Training on “Emerging Trends in Fruits and Vegetable Marketing” launched

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Trade fruits and vegetables in local food market in Stockholm, Sweden.
Trade fruits and vegetables in local food market in Stockholm, Sweden.

The U.S. Ambassador to India Richard R. Verma inaugurated today the third U.S.-India triangular training on “Emerging Trends in Fruits and Vegetable Marketing” at the CCS National Institute of Agricultural Marketing (NIAM) in Jaipur.

The training is part of a $4 million collaborative partnership between the U.S. Agency for International Development (USAID) and India’s Ministry of Agriculture titled “Feed the Future India Triangular Training Program.”

Twenty-eight participants including policy makers and farmers from nine countries – Afghanistan, Botswana, Cambodia, Mongolia, Kenya, Malawi, Liberia, Ghana, and Mozambique – have arrived at NIAM to take part in the training, scheduled from November 16-30, 2016. The objective of the training is to provide participants with an understanding of new trends, approaches and procedures in marketing of fruits and vegetables so that the producers and marketers in Africa and Asia can participate in global markets and emerging opportunities to enhance their incomes.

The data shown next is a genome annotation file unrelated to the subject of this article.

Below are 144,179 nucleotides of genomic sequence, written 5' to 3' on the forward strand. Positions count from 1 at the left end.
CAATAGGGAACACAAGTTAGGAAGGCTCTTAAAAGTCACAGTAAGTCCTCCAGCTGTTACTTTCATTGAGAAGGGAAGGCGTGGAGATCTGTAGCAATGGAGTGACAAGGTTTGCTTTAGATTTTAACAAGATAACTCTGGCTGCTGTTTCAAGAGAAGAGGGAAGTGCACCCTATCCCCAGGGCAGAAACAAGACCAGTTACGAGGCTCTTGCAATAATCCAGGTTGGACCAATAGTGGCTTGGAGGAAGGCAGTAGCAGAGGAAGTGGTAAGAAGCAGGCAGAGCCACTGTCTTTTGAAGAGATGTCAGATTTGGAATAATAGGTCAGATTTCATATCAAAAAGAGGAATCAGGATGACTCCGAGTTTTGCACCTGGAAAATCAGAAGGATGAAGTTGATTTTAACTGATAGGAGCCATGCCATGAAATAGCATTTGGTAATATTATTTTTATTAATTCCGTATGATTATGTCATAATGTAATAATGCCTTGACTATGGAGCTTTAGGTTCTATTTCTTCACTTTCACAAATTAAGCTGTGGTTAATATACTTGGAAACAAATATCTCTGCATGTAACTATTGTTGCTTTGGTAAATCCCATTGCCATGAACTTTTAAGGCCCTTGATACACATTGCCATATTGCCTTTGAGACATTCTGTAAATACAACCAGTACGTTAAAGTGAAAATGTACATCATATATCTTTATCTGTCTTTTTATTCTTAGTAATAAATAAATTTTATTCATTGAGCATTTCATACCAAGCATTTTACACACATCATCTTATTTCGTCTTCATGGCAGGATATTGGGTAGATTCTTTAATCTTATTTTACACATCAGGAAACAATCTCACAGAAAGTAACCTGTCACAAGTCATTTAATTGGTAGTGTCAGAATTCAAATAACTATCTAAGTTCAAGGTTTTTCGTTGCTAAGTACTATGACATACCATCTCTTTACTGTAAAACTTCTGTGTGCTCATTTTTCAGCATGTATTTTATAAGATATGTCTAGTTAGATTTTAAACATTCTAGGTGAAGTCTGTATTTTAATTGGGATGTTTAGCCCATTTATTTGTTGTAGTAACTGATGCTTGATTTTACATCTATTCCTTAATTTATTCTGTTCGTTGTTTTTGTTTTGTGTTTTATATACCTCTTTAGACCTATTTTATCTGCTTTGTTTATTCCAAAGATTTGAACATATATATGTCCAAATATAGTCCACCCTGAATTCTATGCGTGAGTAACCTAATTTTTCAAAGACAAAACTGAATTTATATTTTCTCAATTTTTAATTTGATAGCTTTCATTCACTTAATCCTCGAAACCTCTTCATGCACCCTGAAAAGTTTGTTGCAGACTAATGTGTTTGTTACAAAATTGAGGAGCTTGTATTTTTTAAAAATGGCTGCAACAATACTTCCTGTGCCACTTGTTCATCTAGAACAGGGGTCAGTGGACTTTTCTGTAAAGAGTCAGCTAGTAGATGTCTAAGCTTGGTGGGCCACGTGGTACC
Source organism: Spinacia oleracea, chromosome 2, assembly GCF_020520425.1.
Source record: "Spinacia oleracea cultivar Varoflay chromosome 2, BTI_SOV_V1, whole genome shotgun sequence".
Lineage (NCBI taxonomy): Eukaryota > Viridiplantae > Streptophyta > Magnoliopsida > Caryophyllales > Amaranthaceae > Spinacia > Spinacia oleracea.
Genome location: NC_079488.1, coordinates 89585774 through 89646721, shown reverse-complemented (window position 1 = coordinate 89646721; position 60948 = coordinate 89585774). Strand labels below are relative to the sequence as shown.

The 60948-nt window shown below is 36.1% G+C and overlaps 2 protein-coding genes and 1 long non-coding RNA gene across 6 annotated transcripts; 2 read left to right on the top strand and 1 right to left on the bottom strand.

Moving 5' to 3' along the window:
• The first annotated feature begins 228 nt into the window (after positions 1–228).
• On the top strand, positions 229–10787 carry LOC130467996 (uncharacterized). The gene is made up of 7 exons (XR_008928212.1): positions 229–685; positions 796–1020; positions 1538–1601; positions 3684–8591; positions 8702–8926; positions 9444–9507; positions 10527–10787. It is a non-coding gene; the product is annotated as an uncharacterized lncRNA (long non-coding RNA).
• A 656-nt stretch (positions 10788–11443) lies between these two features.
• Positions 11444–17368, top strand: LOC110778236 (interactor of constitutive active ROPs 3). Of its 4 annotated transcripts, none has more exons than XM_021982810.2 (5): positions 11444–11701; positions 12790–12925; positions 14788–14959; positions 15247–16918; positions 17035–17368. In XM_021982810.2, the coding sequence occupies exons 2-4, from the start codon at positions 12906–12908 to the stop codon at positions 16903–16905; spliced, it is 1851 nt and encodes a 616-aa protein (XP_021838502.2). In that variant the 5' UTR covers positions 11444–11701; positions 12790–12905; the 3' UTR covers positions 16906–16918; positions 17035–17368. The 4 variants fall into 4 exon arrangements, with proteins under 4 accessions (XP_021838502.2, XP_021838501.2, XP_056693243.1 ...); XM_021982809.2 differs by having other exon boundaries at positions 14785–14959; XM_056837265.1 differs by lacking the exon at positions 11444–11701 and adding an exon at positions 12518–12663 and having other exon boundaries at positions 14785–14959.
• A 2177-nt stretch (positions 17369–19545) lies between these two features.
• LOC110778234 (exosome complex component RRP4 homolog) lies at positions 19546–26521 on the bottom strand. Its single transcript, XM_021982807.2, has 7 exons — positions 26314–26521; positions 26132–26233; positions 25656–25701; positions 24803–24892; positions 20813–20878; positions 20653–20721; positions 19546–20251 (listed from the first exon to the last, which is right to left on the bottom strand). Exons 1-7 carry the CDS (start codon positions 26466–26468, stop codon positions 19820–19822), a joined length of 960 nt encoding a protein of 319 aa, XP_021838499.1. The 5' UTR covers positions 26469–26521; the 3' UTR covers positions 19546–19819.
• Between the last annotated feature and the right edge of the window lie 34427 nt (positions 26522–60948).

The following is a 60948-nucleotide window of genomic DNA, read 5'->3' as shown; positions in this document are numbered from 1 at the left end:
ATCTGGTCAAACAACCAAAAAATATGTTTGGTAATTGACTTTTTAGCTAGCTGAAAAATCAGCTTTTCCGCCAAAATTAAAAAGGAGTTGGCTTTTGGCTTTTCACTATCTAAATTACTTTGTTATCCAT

Speaking at the event, U.S. Ambassador Verma emphasized the United States and India’s commitment to work together to break the vicious cycle of poverty and hunger. “The training at NIAM will train participants on areas related to global trends in fruits and vegetable marketing, understanding food safety and quality requirements, and how to use technology as an enabling force. Collectively, these strategies have the potential to create an environment conducive to investment and entrepreneurial development,” he said.

The “Feed the Future India Triangular Training Program” builds upon five decades of U.S.-India collaboration to utilize science and technology to develop innovative solutions to help farmers. The program is led by India’s National Institute of Agricultural Extension Management (MANAGE) in Hyderabad, which is partnering with an array of Indian institutions to deliver sector-specific trainings. MANAGE will train agricultural professionals from 17 countries in Africa and Asia on specialized farming practices such as agricultural marketing, dairy management, food processing and ways to prevent post-harvest losses.

The first phase of the program trained more than 200 agricultural professionals from Kenya, Liberia and Malawi, who are now implementing new farming techniques to increase farm productivity and income. Following the success of the previous program, the Government of India and the United States are expanding the program with today’s launch to reach hundreds of agricultural professionals and in turn thousands of smallholder farmers.

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